You’re late for work, you’ve grabbed your gear in a hurry, and you’re walking towards the garage pressing the button on the remote keyfob to get to your car – but nothing is happening; in fact you’ve probably pressed the button a dozen times by now, and still nothing has happened. What do you do?
Well, the short answer is don’t panic, as this may be due to something very simple. Firstly, have you checked the remote itself? Is the LED lighting-up when you press the button? If not, then it is most likely just a dead battery in the remote. Most automated doors are supplied with more than one remote control, so find the other one and you should be on your way. Just make sure you remember to fit a new battery to the dead remote, otherwise the next time this happens, the solution won’t be so straightforward!
Is the garage door the only way into your garage, or is there a service door that you can walk through to get inside? If the garage door is the only way in, then you can probably save yourself a lot of heartache by ringing us straight away and requesting an emergency call-out, because all automated doors have built-in security locks, so if the remote does not open it then that door is not going to open from the outside without assistance.
If the remote is lighting-up, then enter the garage by the service door and press the internal operating switch; if the door operates normally, then the problem is most likely the remote signal receiver, which will probably need replacement.
If the door still does not move, listen to check if the motor is operating. If there is no noise, then the motor is dead. This could be something as simple as there being no electric power to the garage, so check the interior light and, if that is also dead, check the house panel to see if the garage circuit has tripped, or open and close the circuit breaker to see if that will restore power.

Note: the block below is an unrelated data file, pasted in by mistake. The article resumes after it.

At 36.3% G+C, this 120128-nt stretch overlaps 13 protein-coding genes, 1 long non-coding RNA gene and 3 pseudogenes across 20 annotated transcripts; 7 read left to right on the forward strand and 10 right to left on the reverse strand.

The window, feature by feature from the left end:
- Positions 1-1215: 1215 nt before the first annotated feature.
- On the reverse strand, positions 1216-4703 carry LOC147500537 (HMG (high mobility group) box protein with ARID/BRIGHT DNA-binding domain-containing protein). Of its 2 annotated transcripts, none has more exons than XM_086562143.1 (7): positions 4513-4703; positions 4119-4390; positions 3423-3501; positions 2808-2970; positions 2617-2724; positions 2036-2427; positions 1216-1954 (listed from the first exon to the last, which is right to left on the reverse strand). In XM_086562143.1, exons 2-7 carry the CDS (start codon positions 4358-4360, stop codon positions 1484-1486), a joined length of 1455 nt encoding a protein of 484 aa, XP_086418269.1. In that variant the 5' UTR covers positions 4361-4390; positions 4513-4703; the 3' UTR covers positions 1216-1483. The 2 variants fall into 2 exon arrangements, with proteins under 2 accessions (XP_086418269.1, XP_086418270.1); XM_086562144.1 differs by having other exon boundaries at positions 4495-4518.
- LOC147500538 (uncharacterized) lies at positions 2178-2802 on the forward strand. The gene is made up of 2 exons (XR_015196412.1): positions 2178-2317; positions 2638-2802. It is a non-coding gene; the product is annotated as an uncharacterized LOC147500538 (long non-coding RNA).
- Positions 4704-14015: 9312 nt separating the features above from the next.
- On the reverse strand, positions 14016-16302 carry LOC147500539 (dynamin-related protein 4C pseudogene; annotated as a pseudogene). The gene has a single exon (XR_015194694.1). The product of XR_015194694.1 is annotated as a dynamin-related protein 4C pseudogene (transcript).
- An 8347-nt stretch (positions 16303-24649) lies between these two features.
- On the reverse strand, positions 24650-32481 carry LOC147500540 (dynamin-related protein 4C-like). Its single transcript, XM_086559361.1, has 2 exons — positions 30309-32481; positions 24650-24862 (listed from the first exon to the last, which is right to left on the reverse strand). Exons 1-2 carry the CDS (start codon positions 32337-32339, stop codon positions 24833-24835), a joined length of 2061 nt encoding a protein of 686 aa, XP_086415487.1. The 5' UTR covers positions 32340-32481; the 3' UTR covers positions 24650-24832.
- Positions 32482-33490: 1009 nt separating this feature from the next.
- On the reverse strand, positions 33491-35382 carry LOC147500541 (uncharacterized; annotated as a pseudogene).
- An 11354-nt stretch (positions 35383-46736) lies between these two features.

If the power is on, then the problem is most likely the motor itself, which will need repair or replacement. In this case, there is an emergency cord that detaches the motor and drive train from the door mechanism; this is normally coloured red for ease of recognition. Pull this and, once detached, the door can be opened manually. You can then give us a ring and arrange an appointment for us to come and repair the motor mechanism.
If you can hear the motor operating, but the door isn’t moving, then there will be a physical reason preventing the door from opening; if this is the case, don’t continue to press the switch, as this could cause further damage.
Firstly, we all keep all manner of items in our garage, and it is not unusual for any of these to move due to air drafts or vibration. So has anything fallen against the inside of the door, or into any part of the mechanism causing it to jam? If so, carefully remove the obstruction and open the door.